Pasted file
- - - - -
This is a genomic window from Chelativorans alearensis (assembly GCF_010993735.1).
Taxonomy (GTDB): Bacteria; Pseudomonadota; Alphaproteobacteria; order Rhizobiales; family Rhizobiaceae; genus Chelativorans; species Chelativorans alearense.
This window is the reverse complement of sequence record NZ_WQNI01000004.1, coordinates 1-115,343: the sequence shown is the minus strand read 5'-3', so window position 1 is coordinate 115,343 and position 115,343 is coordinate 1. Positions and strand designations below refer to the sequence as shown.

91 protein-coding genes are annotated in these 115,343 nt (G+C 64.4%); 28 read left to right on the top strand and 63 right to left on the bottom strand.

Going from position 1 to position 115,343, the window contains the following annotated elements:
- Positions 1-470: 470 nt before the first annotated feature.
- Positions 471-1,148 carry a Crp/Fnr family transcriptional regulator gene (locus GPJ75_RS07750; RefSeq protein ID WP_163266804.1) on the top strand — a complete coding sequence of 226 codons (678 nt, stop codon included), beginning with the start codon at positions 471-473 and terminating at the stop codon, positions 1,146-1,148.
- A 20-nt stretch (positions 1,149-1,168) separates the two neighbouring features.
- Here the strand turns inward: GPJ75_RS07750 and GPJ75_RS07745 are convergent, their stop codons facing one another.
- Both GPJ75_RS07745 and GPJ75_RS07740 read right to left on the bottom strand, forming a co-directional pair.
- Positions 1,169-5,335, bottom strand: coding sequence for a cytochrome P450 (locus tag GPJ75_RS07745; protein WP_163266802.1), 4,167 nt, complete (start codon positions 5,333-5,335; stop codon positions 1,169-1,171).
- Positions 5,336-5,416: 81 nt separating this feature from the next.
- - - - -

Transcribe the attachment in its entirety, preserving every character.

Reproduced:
This is a genomic window from Chelativorans alearensis (assembly GCF_010993735.1).
Taxonomy (GTDB): Bacteria; Pseudomonadota; Alphaproteobacteria; order Rhizobiales; family Rhizobiaceae; genus Chelativorans; species Chelativorans alearense.
This window is the reverse complement of sequence record NZ_WQNI01000004.1, coordinates 1-115,343: the sequence shown is the minus strand read 5'-3', so window position 1 is coordinate 115,343 and position 115,343 is coordinate 1. Positions and strand designations below refer to the sequence as shown.

91 protein-coding genes are annotated in these 115,343 nt (G+C 64.4%); 28 read left to right on the top strand and 63 right to left on the bottom strand.

Going from position 1 to position 115,343, the window contains the following annotated elements:
- Positions 1-470: 470 nt before the first annotated feature.
- Positions 471-1,148 carry a Crp/Fnr family transcriptional regulator gene (locus GPJ75_RS07750; RefSeq protein ID WP_163266804.1) on the top strand — a complete coding sequence of 226 codons (678 nt, stop codon included), beginning with the start codon at positions 471-473 and terminating at the stop codon, positions 1,146-1,148.
- A 20-nt stretch (positions 1,149-1,168) separates the two neighbouring features.
- Here the strand turns inward: GPJ75_RS07750 and GPJ75_RS07745 are convergent, their stop codons facing one another.
- Both GPJ75_RS07745 and GPJ75_RS07740 read right to left on the bottom strand, forming a co-directional pair.
- Positions 1,169-5,335, bottom strand: coding sequence for a cytochrome P450 (locus tag GPJ75_RS07745; protein WP_163266802.1), 4,167 nt, complete (start codon positions 5,333-5,335; stop codon positions 1,169-1,171).
- Positions 5,336-5,416: 81 nt separating this feature from the next.